In quotations, the article says, "After the Supreme Court declared that corporations have the same rights as individuals when it comes to funding political campaigns, the self-described progressive firm took what it considers the next logical step: declaring for office." "It's an opportunity to see this court opinion play out to its logical conclusion.", "...the firm appears to be the first "corporate person" to run for office and is promising a spirited campaign that 'puts people second, or even third.'" "I guess with a corporation, should someone go on vacation, like many of our current members of Congress, you'd have fill-ins to take their place."

The tongue may be in cheek but the edge to its humor also comes through and the Supreme Court looks pretty bad. After President Obama spoke critically of the Court's finding and Chief Justice Roberts fired back, the Court seems to be getting the kind of treatment it deserves.

Pictures speak louder than words

Citizens United revisited--Watch out!

I wrote earlier about the Supreme Court ruling in Citizens United v FEC and expressed doubt that it would produce much additional corporate money in politics because there wasn't much additional air time free to buy. I watched Bill Moyers Journal last night and wish to revise my conclusion. Moyers has a long review of money in elections of state court justices link here. That is where the decision is likely to cut first. And the program reviews three judicial elections, one each in Pennsylvania, Louisiana, and Texas where corporate contributions bought the result Big Business wanted.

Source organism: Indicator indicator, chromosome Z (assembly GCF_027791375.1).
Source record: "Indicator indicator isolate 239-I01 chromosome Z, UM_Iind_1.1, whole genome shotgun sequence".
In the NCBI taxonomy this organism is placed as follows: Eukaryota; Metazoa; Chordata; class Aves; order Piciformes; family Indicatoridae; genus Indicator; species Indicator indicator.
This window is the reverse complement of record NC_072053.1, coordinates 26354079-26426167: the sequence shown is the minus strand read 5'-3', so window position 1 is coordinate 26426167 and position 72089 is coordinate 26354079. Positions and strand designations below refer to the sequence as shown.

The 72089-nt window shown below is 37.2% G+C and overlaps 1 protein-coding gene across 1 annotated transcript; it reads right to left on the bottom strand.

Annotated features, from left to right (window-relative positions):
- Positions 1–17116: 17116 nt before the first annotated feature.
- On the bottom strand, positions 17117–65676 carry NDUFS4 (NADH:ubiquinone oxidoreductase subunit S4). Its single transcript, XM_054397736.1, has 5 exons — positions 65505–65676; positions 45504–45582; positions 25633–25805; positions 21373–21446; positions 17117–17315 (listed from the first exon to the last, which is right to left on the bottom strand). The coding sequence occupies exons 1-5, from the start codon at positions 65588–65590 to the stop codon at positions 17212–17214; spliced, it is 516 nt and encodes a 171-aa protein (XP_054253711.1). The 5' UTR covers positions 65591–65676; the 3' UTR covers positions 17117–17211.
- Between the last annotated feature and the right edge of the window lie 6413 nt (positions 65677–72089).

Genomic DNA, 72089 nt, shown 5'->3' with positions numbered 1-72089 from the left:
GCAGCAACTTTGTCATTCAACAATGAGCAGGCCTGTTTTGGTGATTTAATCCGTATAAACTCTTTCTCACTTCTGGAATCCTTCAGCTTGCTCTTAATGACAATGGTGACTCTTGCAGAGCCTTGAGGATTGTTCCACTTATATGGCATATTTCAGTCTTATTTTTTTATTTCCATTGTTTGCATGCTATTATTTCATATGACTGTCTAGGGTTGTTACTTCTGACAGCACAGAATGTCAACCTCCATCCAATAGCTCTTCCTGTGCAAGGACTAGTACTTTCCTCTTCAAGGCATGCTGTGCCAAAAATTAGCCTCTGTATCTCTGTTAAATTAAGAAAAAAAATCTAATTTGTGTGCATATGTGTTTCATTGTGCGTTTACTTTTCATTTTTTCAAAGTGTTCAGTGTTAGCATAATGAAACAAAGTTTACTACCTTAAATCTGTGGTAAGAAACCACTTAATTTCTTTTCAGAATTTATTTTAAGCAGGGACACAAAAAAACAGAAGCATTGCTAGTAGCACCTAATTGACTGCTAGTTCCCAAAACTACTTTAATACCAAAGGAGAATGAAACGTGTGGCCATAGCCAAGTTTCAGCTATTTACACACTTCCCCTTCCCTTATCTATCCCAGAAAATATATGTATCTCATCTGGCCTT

It also has a 1999 interview with Justices Kennedy and Breyer opposing corporate money in such elections. Since Kennedy was the crucial deciding vote in favor of the Citizens United decision, their words drip with irony. They argue that corporate money will destroy public faith in the fairness of our legal system. In fact, most people when asked, find it very strange that the courts have given corporations so many of the same rights as a real person.

Moyers also makes the point that the Supremes did not have to decide Citizens United on grounds so broad that it greatly expanded the first amendment free speech rights of corporations from more than a hundred years of settled law. And the decision was only reached after very unusually reconsidering the case from an earlier hearing. All the justices currently on the court testified at their Senatorial appointment hearings that they were firm believers and adherents of precedent. Hypocrisy of a high order.

So where will public faith in the courts lie now? Not very high, I am afraid.